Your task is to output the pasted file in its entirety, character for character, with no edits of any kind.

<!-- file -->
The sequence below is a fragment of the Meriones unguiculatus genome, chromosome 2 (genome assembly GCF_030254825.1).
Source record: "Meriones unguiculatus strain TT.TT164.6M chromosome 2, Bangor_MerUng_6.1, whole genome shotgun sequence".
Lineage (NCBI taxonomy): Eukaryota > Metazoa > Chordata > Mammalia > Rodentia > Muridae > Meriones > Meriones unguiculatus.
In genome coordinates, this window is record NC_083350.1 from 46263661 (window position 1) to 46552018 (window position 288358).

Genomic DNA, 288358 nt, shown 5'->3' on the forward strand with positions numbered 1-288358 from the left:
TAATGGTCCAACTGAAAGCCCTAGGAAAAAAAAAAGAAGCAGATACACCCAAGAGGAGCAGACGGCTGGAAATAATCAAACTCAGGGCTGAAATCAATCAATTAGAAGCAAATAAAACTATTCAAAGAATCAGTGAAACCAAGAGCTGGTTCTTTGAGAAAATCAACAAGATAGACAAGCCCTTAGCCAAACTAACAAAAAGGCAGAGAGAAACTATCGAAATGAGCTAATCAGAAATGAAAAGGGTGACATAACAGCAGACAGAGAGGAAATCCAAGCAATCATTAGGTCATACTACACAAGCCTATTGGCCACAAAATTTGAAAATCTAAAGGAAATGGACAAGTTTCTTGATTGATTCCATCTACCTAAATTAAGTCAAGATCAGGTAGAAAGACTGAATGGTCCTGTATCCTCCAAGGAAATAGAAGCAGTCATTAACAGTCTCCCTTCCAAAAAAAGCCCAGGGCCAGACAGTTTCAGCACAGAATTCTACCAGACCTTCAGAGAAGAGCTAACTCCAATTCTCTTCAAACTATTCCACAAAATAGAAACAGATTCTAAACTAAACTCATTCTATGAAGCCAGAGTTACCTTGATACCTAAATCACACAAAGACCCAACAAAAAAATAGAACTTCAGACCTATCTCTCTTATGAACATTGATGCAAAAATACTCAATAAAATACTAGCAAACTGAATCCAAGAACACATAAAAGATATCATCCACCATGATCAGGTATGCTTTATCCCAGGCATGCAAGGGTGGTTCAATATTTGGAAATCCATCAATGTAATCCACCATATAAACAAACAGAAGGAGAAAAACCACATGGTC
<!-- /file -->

The sequence below is a fragment of the Meriones unguiculatus genome, chromosome 2 (genome assembly GCF_030254825.1).
Source record: "Meriones unguiculatus strain TT.TT164.6M chromosome 2, Bangor_MerUng_6.1, whole genome shotgun sequence".
Lineage (NCBI taxonomy): Eukaryota > Metazoa > Chordata > Mammalia > Rodentia > Muridae > Meriones > Meriones unguiculatus.
In genome coordinates, this window is record NC_083350.1 from 46263661 (window position 1) to 46552018 (window position 288358).

Genomic DNA, 288358 nt, shown 5'->3' on the forward strand with positions numbered 1-288358 from the left:
TAATGGTCCAACTGAAAGCCCTAGGAAAAAAAAAAGAAGCAGATACACCCAAGAGGAGCAGACGGCTGGAAATAATCAAACTCAGGGCTGAAATCAATCAATTAGAAGCAAATAAAACTATTCAAAGAATCAGTGAAACCAAGAGCTGGTTCTTTGAGAAAATCAACAAGATAGACAAGCCCTTAGCCAAACTAACAAAAAGGCAGAGAGAAACTATCGAAATGAGCTAATCAGAAATGAAAAGGGTGACATAACAGCAGACAGAGAGGAAATCCAAGCAATCATTAGGTCATACTACACAAGCCTATTGGCCACAAAATTTGAAAATCTAAAGGAAATGGACAAGTTTCTTGATTGATTCCATCTACCTAAATTAAGTCAAGATCAGGTAGAAAGACTGAATGGTCCTGTATCCTCCAAGGAAATAGAAGCAGTCATTAACAGTCTCCCTTCCAAAAAAAGCCCAGGGCCAGACAGTTTCAGCACAGAATTCTACCAGACCTTCAGAGAAGAGCTAACTCCAATTCTCTTCAAACTATTCCACAAAATAGAAACAGATTCTAAACTAAACTCATTCTATGAAGCCAGAGTTACCTTGATACCTAAATCACACAAAGACCCAACAAAAAAATAGAACTTCAGACCTATCTCTCTTATGAACATTGATGCAAAAATACTCAATAAAATACTAGCAAACTGAATCCAAGAACACATAAAAGATATCATCCACCATGATCAGGTATGCTTTATCCCAGGCATGCAAGGGTGGTTCAATATTTGGAAATCCATCAATGTAATCCACCATATAAACAAACAGAAGGAGAAAAACCACATGGTC